Want to take a trip to Mars? Well, this post won't help you get there (like this one could), but NASA's tenacious Opportunity rover is keen to offer you a glimpse. The space agency has released a massive panorama of the red planet's surface as the robotic explorer sees it.
The vista (which you can see larger below) is remarkably coherent for having been stitched together from 817 photos taken during the months of the last Martian winter Opportunity sat out. Those tracks you see out there are from earlier movements made by the explorer.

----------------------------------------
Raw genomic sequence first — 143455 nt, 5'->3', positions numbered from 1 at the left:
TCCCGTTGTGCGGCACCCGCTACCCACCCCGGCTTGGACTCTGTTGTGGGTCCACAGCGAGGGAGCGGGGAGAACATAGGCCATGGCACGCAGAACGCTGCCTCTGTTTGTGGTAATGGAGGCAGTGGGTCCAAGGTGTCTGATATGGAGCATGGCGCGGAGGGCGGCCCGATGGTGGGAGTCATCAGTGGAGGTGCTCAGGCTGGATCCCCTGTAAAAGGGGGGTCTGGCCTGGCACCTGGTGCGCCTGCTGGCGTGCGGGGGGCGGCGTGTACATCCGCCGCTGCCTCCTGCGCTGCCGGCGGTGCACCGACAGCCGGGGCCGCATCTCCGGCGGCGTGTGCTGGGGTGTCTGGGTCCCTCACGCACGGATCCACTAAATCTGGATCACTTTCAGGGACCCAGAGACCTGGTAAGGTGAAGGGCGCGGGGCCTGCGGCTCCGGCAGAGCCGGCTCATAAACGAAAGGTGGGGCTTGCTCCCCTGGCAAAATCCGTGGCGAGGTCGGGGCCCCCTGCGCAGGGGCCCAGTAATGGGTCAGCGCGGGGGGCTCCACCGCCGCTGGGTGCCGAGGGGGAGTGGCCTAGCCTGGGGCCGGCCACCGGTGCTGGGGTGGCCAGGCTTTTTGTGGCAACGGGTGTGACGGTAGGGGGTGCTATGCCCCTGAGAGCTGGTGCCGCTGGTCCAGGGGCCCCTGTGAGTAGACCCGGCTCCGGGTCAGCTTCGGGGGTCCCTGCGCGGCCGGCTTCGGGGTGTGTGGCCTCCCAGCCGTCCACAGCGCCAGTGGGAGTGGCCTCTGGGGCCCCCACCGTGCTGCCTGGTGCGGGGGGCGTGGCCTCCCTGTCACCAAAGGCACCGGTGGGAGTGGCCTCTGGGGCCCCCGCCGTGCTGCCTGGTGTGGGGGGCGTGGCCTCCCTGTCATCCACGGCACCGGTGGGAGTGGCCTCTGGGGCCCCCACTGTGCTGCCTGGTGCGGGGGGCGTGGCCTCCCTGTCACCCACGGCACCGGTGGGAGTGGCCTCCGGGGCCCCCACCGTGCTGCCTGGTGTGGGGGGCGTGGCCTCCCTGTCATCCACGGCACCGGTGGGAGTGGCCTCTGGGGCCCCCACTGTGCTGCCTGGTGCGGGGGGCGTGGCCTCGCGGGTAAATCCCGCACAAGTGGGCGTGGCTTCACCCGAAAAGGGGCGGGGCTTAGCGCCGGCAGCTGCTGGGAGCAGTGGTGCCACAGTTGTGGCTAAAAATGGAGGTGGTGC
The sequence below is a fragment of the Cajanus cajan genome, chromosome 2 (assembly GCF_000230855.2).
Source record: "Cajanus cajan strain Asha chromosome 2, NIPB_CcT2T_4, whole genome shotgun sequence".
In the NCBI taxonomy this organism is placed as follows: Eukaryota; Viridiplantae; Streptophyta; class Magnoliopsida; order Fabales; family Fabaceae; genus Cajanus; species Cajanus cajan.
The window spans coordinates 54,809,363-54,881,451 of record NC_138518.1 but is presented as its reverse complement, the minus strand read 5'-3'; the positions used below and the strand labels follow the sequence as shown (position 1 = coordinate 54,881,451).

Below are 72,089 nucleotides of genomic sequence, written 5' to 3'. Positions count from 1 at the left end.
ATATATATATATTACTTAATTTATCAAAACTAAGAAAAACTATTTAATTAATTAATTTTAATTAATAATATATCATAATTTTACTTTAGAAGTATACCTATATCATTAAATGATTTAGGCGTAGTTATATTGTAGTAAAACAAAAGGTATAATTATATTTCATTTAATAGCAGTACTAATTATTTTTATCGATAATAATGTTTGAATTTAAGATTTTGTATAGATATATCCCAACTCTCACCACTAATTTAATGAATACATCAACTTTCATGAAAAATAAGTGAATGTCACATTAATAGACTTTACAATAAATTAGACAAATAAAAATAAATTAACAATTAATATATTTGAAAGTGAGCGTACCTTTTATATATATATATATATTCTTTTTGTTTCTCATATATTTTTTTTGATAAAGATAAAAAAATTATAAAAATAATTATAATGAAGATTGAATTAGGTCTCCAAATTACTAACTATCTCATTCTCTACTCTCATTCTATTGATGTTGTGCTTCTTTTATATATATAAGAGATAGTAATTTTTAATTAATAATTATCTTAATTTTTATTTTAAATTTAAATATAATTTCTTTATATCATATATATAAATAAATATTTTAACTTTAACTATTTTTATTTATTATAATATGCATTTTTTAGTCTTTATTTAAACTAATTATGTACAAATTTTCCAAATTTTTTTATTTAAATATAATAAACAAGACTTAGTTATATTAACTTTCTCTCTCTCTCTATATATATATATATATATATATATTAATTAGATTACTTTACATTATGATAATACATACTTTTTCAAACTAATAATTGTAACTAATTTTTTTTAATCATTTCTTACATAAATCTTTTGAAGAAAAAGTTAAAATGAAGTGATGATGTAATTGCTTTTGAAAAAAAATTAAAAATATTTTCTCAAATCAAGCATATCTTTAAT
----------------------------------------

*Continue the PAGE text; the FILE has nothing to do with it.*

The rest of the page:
You can see the full panorama right here (click the image to expand):
Or see it in a super big blog-breaking size here.
Opportunity took the pictures you see here from Greeley Haven, a "northward sloped outcrop" that "angled the rover's solar panels toward the sun low in the northern sky during southern hemisphere winter," according to NASA. Greeley Haven is named from Ronald Greeley, a Mars Exploration Rover team member who died last year. Another fixture of Mars — the hill far out, far left in the panorama — is named Rich Morris Hill after Rich Morris, a mission manager at NASA's Jet Propulsion Laboratory who also died last year.